Russia hosted a multilateral meeting Wednesday where participants renewed a call for the United States to unblock Afghanistan’s central bank assets and urged the Taliban rulers to ensure women access to public life and education in Afghanistan.
China, Pakistan, Kazakhstan, Kyrgyzstan, Iran, India, Tajikistan, Turkmenistan, Uzbekistan, Saudi Arabia and Turkey attended what is known as the Moscow format of consultations on Afghanistan.
Zamir Kabulov, the Russian special presidential envoy, said in his inaugural speech the meeting was being held for the first time without the participation of Afghan representatives.
“We resolutely demand that the U.S. and its allies unconditionally unblock Afghanistan’s national financial assets in order to provide the (Taliban) authorities with the opportunity to exercise their legal right to pursue an independent financial and economic policy,” said Kabulov.
He expressed concern over the Taliban’s not forming what he called an ethno-political inclusive government to run the country, referring to marginalized Afghan minority groups in the country. Kabulov said such a system of governance would promote “a true national reconciliation in Afghanistan.”
Russian authorities continue to treat the Taliban as a terrorist group and outlaw it on their territory. Moscow has allowed the Taliban to operate the Afghan diplomatic mission in Russia.
The Taliban seized power in August 2021 when the internationally-supported Kabul government collapsed and all U.S.-led foreign troops withdrew from Afghanistan.
Speakers at Wednesday’s event in the Russian capital noted that Taliban delegates were invited to last year’s Moscow format consultations, where participating countries had “laid down principles to govern practical engagement” with the new Afghan rulers.
Pakistan’s special envoy, Mohammad Sadiq, said promoting political inclusivity, countering terrorism and respecting rights of Afghans, including women were among the principles outlined in the engagement. But the Taliban did not show progress on those counts, he said.
“Nowhere this is more apparent than on the question of ‘inclusiveness.’ Unfortunately, there is little to show on this count,” Sadiq said. “Despite assurances by the interim Afghan government, the rights of women and girls also appear to have regressed, not progressed. The footprint of terrorist organizations in Afghanistan has yet to be fully eradicated, the Pakistani envoy said.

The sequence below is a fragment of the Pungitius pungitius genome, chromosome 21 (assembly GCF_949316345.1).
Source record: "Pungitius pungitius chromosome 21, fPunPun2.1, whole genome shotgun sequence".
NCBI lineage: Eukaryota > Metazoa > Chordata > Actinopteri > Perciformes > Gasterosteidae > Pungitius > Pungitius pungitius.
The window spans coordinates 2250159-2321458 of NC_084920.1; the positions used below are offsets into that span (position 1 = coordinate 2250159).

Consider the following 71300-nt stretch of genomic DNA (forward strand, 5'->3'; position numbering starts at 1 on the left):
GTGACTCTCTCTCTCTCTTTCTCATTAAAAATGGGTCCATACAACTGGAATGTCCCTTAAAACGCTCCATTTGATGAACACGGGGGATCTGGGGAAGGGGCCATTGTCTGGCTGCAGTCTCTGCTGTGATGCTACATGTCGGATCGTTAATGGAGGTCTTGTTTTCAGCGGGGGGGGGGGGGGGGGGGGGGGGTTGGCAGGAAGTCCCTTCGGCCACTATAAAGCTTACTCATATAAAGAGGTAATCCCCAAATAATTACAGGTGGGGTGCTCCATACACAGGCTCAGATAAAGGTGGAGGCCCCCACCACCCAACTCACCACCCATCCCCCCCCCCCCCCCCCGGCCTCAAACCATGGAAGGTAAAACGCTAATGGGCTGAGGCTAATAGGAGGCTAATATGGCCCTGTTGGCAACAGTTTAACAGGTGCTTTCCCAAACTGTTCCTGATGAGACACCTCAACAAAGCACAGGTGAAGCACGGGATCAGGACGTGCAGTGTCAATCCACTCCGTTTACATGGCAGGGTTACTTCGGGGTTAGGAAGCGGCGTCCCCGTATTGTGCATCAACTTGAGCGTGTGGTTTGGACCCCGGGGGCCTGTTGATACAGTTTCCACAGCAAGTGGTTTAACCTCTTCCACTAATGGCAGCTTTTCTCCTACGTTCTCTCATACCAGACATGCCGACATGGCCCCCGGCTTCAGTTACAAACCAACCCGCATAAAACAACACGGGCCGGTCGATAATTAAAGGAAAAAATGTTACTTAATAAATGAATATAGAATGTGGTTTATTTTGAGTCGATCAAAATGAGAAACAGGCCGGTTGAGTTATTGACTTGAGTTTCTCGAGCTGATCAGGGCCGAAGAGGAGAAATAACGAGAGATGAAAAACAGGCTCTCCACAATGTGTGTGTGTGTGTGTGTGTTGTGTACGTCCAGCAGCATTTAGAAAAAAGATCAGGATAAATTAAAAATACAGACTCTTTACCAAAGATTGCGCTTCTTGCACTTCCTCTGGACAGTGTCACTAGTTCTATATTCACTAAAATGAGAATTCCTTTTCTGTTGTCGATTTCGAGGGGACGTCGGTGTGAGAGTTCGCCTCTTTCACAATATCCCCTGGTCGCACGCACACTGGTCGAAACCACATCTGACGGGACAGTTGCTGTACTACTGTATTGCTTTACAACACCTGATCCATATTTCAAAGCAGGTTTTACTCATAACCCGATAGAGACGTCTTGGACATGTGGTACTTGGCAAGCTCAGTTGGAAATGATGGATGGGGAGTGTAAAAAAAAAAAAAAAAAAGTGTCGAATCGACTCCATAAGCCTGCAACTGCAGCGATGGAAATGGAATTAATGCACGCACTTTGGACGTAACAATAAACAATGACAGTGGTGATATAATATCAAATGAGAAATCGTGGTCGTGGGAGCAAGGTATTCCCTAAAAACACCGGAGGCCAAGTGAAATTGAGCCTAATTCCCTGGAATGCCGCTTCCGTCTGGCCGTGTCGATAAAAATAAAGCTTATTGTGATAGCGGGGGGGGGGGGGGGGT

Delegates at the Moscow event largely stressed the need for the global community’s sustained engagement and cooperation with the country to help Afghans secure a durable peace after four decades of war and bloodshed.
The United States and other Western partners suspended financial assistance to Kabul after the Taliban seized power. The Biden administration subsequently imposed banking sector sanctions and froze $7 billion in Afghan central bank foreign reserves to prevent them from falling into the hands of the Islamist group. More than $2 billion is also held in Europe.
The Taliban have increasingly excluded women from public life since returning to power 15 months ago, despite promising a moderate version of the harsh governance that characterized their first government from 1996 to 2001. The policies have deterred foreign governments from formally recognizing the new Afghan leadership.
Most female public sector employees in Afghanistan have been ordered to stay at home, women are barred from long road travel without a male guardian and they must cover their faces in public.
Teenage girls have also been barred from resuming secondary-school education beyond grade six. Last week, the radical group banned women from visiting amusement parks and using public baths as well as gyms across Afghanistan.
The Taliban defend their male-only government, saying it represents all Afghan groups. They reject criticism of their governance, maintaining it is in line with Afghan culture and Islamic law.
On Tuesday, the United Nations Assistance Mission in Afghanistan or UNAMA renewed its call for the Taliban to reverse their latest restrictions on women’s rights.
“UNAMA is deeply concerned by recent Taliban officials’ statements & mounting on-the-ground reports of women being prevented from using parks, gyms and baths. All Afghans’ rights should be upheld, particularly women’s access to all forms of public life and girls right to education,” the mission said on Twitter.